Nearing Grace review
:. Director: Rick Rosenthal
:. Starring: Gregory Smith, David Morse
Running Time: 1:30
:. Country: USA
While I must admit being very skeptic watching the opening scene of Nearing Grace, which features an improbable mishap in a plane and a rehash of the ash scene from The Great Bukowski, the film then unfolds nicely, with good acting, an acute sense of humor, light tones of poetry, and most of all a great sense of cuteness as in honest TV shows such as The Gilmore Girls.
And it's by chance that I'm talking about the TV-like facture of Nearing Grace since its star, Gregory Smith, plays a character who struggles with teenage angst after the death of his mother, living with a father figure he tends to confront. Does it sound familiar? It should because it's the same premise as in the TV show Everwood, in which Smith stars in an identical role and setting.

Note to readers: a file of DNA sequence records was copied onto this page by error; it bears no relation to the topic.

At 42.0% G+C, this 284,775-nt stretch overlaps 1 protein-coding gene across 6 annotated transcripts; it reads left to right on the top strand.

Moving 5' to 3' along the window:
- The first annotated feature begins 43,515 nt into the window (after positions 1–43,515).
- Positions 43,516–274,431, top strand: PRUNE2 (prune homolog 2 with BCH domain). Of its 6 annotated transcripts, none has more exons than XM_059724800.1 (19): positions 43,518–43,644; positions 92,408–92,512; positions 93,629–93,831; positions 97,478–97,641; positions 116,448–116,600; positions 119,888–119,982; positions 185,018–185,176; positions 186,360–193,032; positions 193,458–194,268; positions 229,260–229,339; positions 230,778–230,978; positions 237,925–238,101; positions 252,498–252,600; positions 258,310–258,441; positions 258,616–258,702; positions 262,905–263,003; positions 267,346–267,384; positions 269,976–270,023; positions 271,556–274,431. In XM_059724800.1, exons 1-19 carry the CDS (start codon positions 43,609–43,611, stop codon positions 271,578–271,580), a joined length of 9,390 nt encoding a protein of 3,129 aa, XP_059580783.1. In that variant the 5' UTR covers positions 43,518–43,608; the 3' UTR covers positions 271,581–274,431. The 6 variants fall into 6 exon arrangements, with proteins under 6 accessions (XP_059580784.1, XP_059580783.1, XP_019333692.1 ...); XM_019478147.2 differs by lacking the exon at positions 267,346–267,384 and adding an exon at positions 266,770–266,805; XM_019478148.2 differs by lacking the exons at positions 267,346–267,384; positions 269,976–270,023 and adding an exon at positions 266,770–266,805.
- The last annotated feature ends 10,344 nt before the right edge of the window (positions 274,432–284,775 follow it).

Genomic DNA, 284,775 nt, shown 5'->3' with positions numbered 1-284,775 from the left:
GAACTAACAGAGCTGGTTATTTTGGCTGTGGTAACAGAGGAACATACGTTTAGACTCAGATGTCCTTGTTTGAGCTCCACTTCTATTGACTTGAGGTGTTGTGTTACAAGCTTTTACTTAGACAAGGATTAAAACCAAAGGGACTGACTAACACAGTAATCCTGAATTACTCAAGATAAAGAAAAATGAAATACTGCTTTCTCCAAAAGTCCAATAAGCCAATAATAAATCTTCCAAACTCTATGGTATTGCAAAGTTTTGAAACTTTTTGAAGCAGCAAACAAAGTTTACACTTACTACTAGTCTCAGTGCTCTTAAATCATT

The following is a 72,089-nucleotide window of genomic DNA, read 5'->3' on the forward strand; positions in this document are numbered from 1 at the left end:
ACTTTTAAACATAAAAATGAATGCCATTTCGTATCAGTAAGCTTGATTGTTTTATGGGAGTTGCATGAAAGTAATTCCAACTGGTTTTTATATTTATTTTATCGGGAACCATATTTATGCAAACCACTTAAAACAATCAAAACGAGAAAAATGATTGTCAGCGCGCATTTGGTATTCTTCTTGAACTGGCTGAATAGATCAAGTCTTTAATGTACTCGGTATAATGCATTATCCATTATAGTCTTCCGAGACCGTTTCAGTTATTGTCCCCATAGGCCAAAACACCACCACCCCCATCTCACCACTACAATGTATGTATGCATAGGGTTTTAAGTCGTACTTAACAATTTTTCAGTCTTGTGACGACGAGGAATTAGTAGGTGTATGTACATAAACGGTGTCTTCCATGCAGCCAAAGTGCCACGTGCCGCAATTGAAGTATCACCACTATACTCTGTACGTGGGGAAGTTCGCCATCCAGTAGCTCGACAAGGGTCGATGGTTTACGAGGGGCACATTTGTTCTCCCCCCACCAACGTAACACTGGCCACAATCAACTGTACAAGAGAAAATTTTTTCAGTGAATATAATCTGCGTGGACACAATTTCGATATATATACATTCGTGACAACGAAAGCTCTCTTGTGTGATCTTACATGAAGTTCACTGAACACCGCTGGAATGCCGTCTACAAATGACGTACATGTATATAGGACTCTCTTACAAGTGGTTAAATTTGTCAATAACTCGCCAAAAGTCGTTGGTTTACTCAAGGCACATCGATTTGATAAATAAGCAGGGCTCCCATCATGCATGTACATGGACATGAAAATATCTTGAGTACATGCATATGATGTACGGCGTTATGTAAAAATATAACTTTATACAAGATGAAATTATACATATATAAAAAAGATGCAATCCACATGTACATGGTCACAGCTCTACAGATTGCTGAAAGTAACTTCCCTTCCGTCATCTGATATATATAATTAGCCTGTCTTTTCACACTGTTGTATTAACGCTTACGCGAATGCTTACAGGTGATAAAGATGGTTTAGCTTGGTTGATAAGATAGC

I'm not sure if director Rick Rosenthal, to whom we owe the rough Bad Boys starring a young Sean Penn, and screenwriter Jacob Aaron Estes somewhat approached Nearing Grace as an extension of the TV show, but the result is too close, thematically and format-wise, to seriously considerate Nearing Grace as a "real" film.
Looking for some good TV, blown up on a big screen? Sit back, let yourself be carried by the predictable story, fall for the charming tone of the ensemble and enjoy the work of the cast, from Smith to Ashley Johnson and David Morse. Looking for some real cinema? Carry on.
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